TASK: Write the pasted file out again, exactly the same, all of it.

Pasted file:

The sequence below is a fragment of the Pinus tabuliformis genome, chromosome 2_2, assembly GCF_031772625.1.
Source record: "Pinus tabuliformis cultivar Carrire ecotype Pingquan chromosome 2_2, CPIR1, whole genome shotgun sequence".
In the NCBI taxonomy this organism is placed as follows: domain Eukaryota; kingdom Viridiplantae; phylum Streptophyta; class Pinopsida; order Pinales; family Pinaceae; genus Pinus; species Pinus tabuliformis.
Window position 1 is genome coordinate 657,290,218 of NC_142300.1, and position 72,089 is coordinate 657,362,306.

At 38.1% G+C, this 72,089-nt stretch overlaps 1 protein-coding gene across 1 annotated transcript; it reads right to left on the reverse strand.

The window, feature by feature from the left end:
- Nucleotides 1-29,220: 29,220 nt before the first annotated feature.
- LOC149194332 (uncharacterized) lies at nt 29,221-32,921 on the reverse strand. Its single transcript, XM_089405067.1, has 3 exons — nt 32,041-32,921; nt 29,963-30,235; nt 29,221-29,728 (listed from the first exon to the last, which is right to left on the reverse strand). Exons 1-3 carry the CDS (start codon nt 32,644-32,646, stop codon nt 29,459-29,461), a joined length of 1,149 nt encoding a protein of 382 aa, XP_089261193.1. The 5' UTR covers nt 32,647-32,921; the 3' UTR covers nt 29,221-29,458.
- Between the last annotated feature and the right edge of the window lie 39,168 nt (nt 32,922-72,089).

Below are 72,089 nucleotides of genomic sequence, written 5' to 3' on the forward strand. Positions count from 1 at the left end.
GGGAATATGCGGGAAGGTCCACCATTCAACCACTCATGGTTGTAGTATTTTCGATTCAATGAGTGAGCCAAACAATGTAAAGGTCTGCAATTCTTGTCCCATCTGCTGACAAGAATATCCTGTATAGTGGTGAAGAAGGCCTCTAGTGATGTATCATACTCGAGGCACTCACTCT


The sequence below is a fragment of the Pinus tabuliformis genome, chromosome 2_2, assembly GCF_031772625.1.
Source record: "Pinus tabuliformis cultivar Carrire ecotype Pingquan chromosome 2_2, CPIR1, whole genome shotgun sequence".
In the NCBI taxonomy this organism is placed as follows: domain Eukaryota; kingdom Viridiplantae; phylum Streptophyta; class Pinopsida; order Pinales; family Pinaceae; genus Pinus; species Pinus tabuliformis.
Window position 1 is genome coordinate 657,290,218 of NC_142300.1, and position 72,089 is coordinate 657,362,306.

At 38.1% G+C, this 72,089-nt stretch overlaps 1 protein-coding gene across 1 annotated transcript; it reads right to left on the reverse strand.

The window, feature by feature from the left end:
- Nucleotides 1-29,220: 29,220 nt before the first annotated feature.
- LOC149194332 (uncharacterized) lies at nt 29,221-32,921 on the reverse strand. Its single transcript, XM_089405067.1, has 3 exons — nt 32,041-32,921; nt 29,963-30,235; nt 29,221-29,728 (listed from the first exon to the last, which is right to left on the reverse strand). Exons 1-3 carry the CDS (start codon nt 32,644-32,646, stop codon nt 29,459-29,461), a joined length of 1,149 nt encoding a protein of 382 aa, XP_089261193.1. The 5' UTR covers nt 32,647-32,921; the 3' UTR covers nt 29,221-29,458.
- Between the last annotated feature and the right edge of the window lie 39,168 nt (nt 32,922-72,089).

Below are 72,089 nucleotides of genomic sequence, written 5' to 3' on the forward strand. Positions count from 1 at the left end.
GGGAATATGCGGGAAGGTCCACCATTCAACCACTCATGGTTGTAGTATTTTCGATTCAATGAGTGAGCCAAACAATGTAAAGGTCTGCAATTCTTGTCCCATCTGCTGACAAGAATATCCTGTATAGTGGTGAAGAAGGCCTCTAGTGATGTATCATACTCGAGGCACTCACTCT